Camille Serchuk

title.none: Scafi, Mapping Paradise (Camille Serchuk)

identifier.other: baj9928.0804.004 08.04.04

identifier.issn: 1096-746X

description.statementofresponsibility: Camille Serchuk, Southern Connecticut State University,

publisher.none: .

date.issued: 2008

identifier.citation: Scafi, Alessandro. Mapping Paradise: A History of Heaven on Earth. Chicago: University of Chicago Press, 2006. Pp. 400. $55.00 0-226-73559-1. ISBN: .

type.none: Review

relation.ispartof: The Medieval Review

The Medieval Review 08.04.04

Scafi, Alessandro. Mapping Paradise: A History of Heaven on Earth. Chicago: University of Chicago Press, 2006. Pp. 400. $55.00 0-226-73559-1. ISBN: .

Reviewed by:

Camille Serchuk
Southern Connecticut State University

Alessandro Scafi's magisterial Mapping Paradise is a beautifully produced multidisciplinary survey of the history of the cartography of Eden. Beginning with the scriptural text and its translations, lingering long in the Middle Ages, and concluding in the present day, Scafi moves with considerable agility through discussions of biblical exegesis, poetry, the disciplinary boundaries of university departments, contemporary art, the hydrology of the Nile, and the exact date of the Creation. Although not exclusively focused on medieval material, the mapping traditions of the Middle Ages dominate the book; this is almost certainly due to their origins in the author's doctoral thesis written at the Warburg Institute, which provided the basis for this impressive and encyclopedic work of scholarship.

The book comprises eleven chapters, framed by a prologue and an epilogue. The first chapter reviews the literature on the mapping of paradise, which is in large extent a microcosm of the broader historiography of cartography. In his even-handed and balanced discussion of the prior sources, Scafi illustrates the current discursive approach to the study of maps as a departure from a more positivist position taken in the nineteenth century. As he moves through the historiography of his subject, Scafi cautiously addresses the concerns of the two principal specialist audiences for his project: one conversant with the history of cartography and the other with medieval studies. In the slow exposition of his subject and its history at the hands of other scholars, he seems keenly conscious of the possible blind spots of each group, which appear to be, respectively, that the Middle Ages were a dark and backward period, and that maps are functional objects that have a one-to-one correlation with reality. Both of these assumptions are steadily dismantled in his meticulously argued early chapters. Scafi makes an elegant case for the rich and dynamic intellectual life of the medieval period and also for the status of maps as graphic expressions of ideas about physical space. Scafi's agile interweaving of theology, philology, literature, and history reminds us of what Mapquest might let us forget: that maps are dense and complex images, that they are shaped by ideology, that they are never neutral transcriptions of a fixed reality.

Scafi begins his discussion of paradise in the second chapter with a discussion of the biblical description of the Garden of Eden in Genesis, and the challenges faced by translators of the text from Hebrew into Latin and Greek. Several words pose particular problems, most notably a word that qualifies Eden, miqedem, which can be translated "away to the east" and also "from before the beginning." This conjunction of spatial and temporal description confounded translators, who could find no comparable term to it and were forced to settle for one aspect or the other. Jerome rendered it a principio; the translators of the Septuagint and the Vetus Latina preferred to cast miqedem as "in the east." Other problems of translation included the exact identification of the rivers Pishon and Gihon (commonly deemed the Ganges and the Nile, following Flavius Josephus, but also identified as the Danube and the Indus) and the regions Havilah (variously the Ganges valley, Abyssinia, Syria and Arabia) and Cush (thought by some to be in Africa, by others to be in Mesopotamia). The challenges faced by early translators of the Hebrew text were revisited again and again by scholars and cartographers of later periods who sought to locate the true Eden.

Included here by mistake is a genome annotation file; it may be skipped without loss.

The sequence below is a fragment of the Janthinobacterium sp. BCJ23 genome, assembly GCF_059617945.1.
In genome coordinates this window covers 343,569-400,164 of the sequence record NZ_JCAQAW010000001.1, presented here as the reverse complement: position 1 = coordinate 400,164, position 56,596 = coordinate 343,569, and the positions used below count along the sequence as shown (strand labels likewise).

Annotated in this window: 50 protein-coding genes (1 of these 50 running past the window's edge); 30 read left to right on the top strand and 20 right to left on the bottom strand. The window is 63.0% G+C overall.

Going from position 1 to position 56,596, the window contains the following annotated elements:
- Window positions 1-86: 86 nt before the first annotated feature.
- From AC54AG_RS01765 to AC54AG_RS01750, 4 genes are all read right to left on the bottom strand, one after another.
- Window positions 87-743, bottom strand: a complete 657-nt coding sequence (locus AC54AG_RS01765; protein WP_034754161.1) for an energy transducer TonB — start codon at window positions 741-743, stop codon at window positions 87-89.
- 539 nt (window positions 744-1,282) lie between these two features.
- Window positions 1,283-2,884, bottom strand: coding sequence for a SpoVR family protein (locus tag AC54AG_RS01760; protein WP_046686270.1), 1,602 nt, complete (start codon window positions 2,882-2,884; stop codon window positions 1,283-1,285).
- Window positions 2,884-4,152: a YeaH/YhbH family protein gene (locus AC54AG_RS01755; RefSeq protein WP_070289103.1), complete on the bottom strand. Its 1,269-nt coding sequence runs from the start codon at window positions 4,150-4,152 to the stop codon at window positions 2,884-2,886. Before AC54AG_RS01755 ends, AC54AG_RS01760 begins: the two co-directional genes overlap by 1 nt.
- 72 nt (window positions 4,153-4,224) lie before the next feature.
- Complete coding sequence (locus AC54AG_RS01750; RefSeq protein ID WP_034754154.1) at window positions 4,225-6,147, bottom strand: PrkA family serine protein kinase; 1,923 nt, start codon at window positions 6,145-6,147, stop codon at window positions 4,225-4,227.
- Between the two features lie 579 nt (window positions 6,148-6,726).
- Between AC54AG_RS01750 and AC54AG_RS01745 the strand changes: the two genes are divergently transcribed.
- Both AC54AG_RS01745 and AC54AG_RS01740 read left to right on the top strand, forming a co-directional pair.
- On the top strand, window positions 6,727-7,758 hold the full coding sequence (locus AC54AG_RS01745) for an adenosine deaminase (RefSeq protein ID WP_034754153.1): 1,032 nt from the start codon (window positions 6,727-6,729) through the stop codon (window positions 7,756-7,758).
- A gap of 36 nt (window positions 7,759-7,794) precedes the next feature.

In this chapter and the next one, "Locating Paradise in Space," Scafi examines the writings of early commentators who sought to determine if paradise was a purely spiritual place or a physical one. Both Philo and Origin claimed the former position, rejecting the notion that Eden could be found on earth. Refuting this position, Augustine made the argument--which was to be widely influential--that Adam had been brought into being in physical form, and that he therefore lived in a physical location on earth. Bede, Isidore of Seville and Peter Lombard, among many others, affirmed this geographical notion of Eden as a part of the earth created by God, albeit inaccessible to man. Legendary accounts drew on this assertion and described the remote location of paradise, sought, but not found, by human travelers.

Just as Eden was beyond the spatial grasp of travelers, so too was it temporally remote. In chapter four, "Locating Paradise in Time," Scafi outlines efforts to determine the date of the Creation and how it influenced conceptions of time in medieval historiography. The chapter includes a brief discussion of medieval representations of Eden, and concludes with the genealogies of Peter of Poitiers, which took the form of roll manuscripts that began at the top, with Adam and Eve, and proceeded down to culminate with Christ. This vertical format, dictated by the roll itself, was to prove hugely influential to the representation of history on medieval maps of the world.

Scafi shows in the next two chapters, "Mapping Time and Space" and "The Heyday of Paradise on Maps," how medieval conceptions of paradise shaped medieval representations of paradise and particularly its relationship to the inhabited world. Maps of the world or mappae mundi from the Middle Ages took many forms, both simple and complex; some showed only climactic zones; others showed continents and still others, cities and sites. All but the first group served as documents of both time and space, illustrating both location and chronology of the world's history. Most medieval maps placed east at the top, (maps weren't regularly oriented to the north until the early modern period) and therefore "began" with Eden, which was the easternmost site known. According to Orosius, history proceeded from east to west, and therefore, locating Eden at the top of the map indicated both its historical primacy and its presumed geographical location. Medieval mappae mundi are topological maps, their components (called signs) exist in relation to each other (both in terms of hierarchies of scale and in terms of location) rather than in reference to external factors. On such maps, the eastern/topmost location of paradise was balanced by Jerusalem located at the center, sometimes shown as the site of the Crucifixion, other times as the Heavenly Jerusalem; both types show how time as well as space was conceived on the map. Whereas paradise, walled and remote, was always inaccessible, Jerusalem and redemption seemed within grasp.